And that was at home?
Yeah, that was at my parents’ house. And then, my first Chicago apartment, which was down the street from your studio...This is actually a really funny story. I ordered a sofa from Jennifer Convertibles, where you got to order your sofa and pick your fabric, and you needed to order by phone, but I didn’t realize you needed to measure the opening of your doorway. So they bring the sofa—eight weeks I’ve been waiting for it—and it won’t fit into my apartment. I learned a very valuable lesson from that experience.
Navy blue and mustard double cashmere coat with waves ($14,795), dress (price on request), and gold leather collar ($450), Agnona. Neiman Marcus, 737 N. Michigan Ave., 312-642-5900. Rococotte black suede toe pump, Christian Louboutin ($895). 58 E. Oak St., 312-337-8200
How do you think the modeling world has changed since you started modeling? Or has it?
I’m only in my little world, so I don’t really know. Once you’re in front of the camera, it’s probably not any different—except that for me as a model, the digital experience is very different. Because—and this is not the way you shoot at all—for a lot of these people, now the focus of the shoot is around the monitor, not around the set. So I think for a model, a little bit of the performance aspect [is missing]; now everyone’s around the monitor and I always say, “I’m over here, come pay attention to me.”
Everybody today is a photographer, because they have all those little telephone cameras. And when you go to a restaurant, all you see are flashes ’cause people are [taking selfies].
In a way it democratizes fashion and photography—even my son is playing around with filters, and it’s amazing what kids can do even on their phone in the back of the car in 10 minutes. Years ago it used to be I’d sit next to the retoucher and it would take three hours to take a spot off. And now there’s nothing to it. When I’m working today, you can tell the people who were working before digital and the people who weren’t. The people who were working before digital still care about making sure everything goes perfectly, and the skin looks perfect, or whatever. But the young people who never had it are always like, “Oh we’ll just fix and retouch it.” And they’re right. I always say, it’s not that one’s better or worse; it’s just a different art now.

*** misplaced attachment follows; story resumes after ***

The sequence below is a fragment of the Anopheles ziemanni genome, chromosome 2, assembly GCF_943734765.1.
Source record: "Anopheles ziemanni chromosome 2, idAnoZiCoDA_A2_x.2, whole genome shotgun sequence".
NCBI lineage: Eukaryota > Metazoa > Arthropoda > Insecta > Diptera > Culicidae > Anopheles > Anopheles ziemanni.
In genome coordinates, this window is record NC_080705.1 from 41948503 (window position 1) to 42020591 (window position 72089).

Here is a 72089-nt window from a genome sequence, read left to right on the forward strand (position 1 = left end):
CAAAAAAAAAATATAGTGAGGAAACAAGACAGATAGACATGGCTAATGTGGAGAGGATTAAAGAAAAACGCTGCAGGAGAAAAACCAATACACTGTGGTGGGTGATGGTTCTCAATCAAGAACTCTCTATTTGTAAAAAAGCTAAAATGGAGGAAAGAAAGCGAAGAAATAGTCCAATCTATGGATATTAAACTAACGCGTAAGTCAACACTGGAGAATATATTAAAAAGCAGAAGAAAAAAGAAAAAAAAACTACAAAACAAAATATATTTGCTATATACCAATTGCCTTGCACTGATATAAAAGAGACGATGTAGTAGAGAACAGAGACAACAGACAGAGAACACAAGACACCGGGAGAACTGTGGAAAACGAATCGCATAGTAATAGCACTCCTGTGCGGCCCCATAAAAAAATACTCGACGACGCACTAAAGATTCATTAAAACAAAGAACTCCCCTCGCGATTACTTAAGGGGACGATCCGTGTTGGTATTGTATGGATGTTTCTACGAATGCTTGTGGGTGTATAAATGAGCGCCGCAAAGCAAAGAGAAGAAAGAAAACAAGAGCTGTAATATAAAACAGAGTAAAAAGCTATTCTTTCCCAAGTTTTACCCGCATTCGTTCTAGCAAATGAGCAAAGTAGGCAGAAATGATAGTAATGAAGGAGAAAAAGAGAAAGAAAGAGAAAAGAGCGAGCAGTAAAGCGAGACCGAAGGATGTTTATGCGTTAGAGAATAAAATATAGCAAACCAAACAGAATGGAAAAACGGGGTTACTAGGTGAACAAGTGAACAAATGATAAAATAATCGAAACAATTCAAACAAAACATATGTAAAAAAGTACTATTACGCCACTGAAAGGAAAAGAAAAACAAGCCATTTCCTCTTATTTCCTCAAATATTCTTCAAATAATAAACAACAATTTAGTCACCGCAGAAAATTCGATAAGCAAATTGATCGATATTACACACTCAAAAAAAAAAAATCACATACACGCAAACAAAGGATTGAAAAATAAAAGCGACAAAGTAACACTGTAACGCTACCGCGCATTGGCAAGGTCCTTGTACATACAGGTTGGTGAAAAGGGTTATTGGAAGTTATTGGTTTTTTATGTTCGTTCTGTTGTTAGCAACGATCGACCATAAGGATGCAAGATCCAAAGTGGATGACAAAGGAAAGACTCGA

I’d say so, too. Now what about your daughter [Kaia]? Did you give her any advice if she’s going to be into modeling? Does she have any beauty marks like you?
No, she does not. My son, Presley, has one.
His is on his cheek. It’s a little higher than mine. It’s on the other cheek, too—on the other side, and a little higher.
Oh my gosh. Remember when you first started modeling, and you asked, “Should I take [the beauty mark] off?” and I said, “Absolutely not— [legendary Vogue model] Jean Patchett had it forever.” Remember that?
Well, the first agency I went to in Chicago told me to take it off.
I said don’t listen to them.
Thank god you did say that.
And how! That was a great photograph. It was the headshot in Vogue, wasn’t it? That was your first picture for New York.
That was terrific.
And I think once Vogue left the mole, it was like, well, if it’s good enough for Vogue it must be good enough for everyone. The seal of approval.